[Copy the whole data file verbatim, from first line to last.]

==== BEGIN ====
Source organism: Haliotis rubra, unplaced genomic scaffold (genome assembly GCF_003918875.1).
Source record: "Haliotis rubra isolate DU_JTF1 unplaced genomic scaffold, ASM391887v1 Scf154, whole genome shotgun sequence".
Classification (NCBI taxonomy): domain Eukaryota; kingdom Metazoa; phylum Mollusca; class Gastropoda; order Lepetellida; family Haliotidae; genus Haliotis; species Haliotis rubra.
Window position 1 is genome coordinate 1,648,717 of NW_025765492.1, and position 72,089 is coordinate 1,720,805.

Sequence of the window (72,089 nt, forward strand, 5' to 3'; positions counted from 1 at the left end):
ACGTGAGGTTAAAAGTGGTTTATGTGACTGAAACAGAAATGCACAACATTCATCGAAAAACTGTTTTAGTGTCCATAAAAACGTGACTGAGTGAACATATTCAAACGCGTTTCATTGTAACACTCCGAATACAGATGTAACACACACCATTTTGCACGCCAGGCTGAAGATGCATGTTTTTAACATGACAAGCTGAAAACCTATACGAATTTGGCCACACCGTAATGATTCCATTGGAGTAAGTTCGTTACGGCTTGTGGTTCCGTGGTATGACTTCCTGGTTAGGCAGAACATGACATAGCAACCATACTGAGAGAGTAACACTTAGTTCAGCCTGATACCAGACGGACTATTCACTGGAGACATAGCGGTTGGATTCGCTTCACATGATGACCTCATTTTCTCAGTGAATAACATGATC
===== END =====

Source organism: Haliotis rubra, unplaced genomic scaffold (genome assembly GCF_003918875.1).
Source record: "Haliotis rubra isolate DU_JTF1 unplaced genomic scaffold, ASM391887v1 Scf154, whole genome shotgun sequence".
Classification (NCBI taxonomy): domain Eukaryota; kingdom Metazoa; phylum Mollusca; class Gastropoda; order Lepetellida; family Haliotidae; genus Haliotis; species Haliotis rubra.
Window position 1 is genome coordinate 1,648,717 of NW_025765492.1, and position 72,089 is coordinate 1,720,805.

Sequence of the window (72,089 nt, forward strand, 5' to 3'; positions counted from 1 at the left end):
ACGTGAGGTTAAAAGTGGTTTATGTGACTGAAACAGAAATGCACAACATTCATCGAAAAACTGTTTTAGTGTCCATAAAAACGTGACTGAGTGAACATATTCAAACGCGTTTCATTGTAACACTCCGAATACAGATGTAACACACACCATTTTGCACGCCAGGCTGAAGATGCATGTTTTTAACATGACAAGCTGAAAACCTATACGAATTTGGCCACACCGTAATGATTCCATTGGAGTAAGTTCGTTACGGCTTGTGGTTCCGTGGTATGACTTCCTGGTTAGGCAGAACATGACATAGCAACCATACTGAGAGAGTAACACTTAGTTCAGCCTGATACCAGACGGACTATTCACTGGAGACATAGCGGTTGGATTCGCTTCACATGATGACCTCATTTTCTCAGTGAATAACATGATC